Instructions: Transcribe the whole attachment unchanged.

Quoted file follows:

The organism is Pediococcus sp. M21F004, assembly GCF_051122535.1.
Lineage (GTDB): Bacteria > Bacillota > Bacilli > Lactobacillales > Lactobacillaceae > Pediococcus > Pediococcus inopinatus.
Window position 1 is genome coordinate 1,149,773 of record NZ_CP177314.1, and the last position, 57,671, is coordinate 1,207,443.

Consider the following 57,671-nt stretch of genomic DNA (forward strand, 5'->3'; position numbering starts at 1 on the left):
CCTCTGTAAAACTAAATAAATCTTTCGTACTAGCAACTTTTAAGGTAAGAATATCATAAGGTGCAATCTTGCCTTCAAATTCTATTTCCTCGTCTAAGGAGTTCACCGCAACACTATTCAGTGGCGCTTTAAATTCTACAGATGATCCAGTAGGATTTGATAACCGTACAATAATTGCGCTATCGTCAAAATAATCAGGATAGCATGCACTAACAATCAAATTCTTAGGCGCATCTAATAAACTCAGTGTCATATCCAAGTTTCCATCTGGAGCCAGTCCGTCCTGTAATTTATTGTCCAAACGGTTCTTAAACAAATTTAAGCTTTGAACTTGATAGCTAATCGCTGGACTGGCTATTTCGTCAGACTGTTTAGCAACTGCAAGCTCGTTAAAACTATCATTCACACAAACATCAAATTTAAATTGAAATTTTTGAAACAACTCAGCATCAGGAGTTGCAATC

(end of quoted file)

The organism is Pediococcus sp. M21F004, assembly GCF_051122535.1.
Lineage (GTDB): Bacteria > Bacillota > Bacilli > Lactobacillales > Lactobacillaceae > Pediococcus > Pediococcus inopinatus.
Window position 1 is genome coordinate 1,149,773 of record NZ_CP177314.1, and the last position, 57,671, is coordinate 1,207,443.

Consider the following 57,671-nt stretch of genomic DNA (forward strand, 5'->3'; position numbering starts at 1 on the left):
CCTCTGTAAAACTAAATAAATCTTTCGTACTAGCAACTTTTAAGGTAAGAATATCATAAGGTGCAATCTTGCCTTCAAATTCTATTTCCTCGTCTAAGGAGTTCACCGCAACACTATTCAGTGGCGCTTTAAATTCTACAGATGATCCAGTAGGATTTGATAACCGTACAATAATTGCGCTATCGTCAAAATAATCAGGATAGCATGCACTAACAATCAAATTCTTAGGCGCATCTAATAAACTCAGTGTCATATCCAAGTTTCCATCTGGAGCCAGTCCGTCCTGTAATTTATTGTCCAAACGGTTCTTAAACAAATTTAAGCTTTGAACTTGATAGCTAATCGCTGGACTGGCTATTTCGTCAGACTGTTTAGCAACTGCAAGCTCGTTAAAACTATCATTCACACAAACATCAAATTTAAATTGAAATTTTTGAAACAACTCAGCATCAGGAGTTGCAATC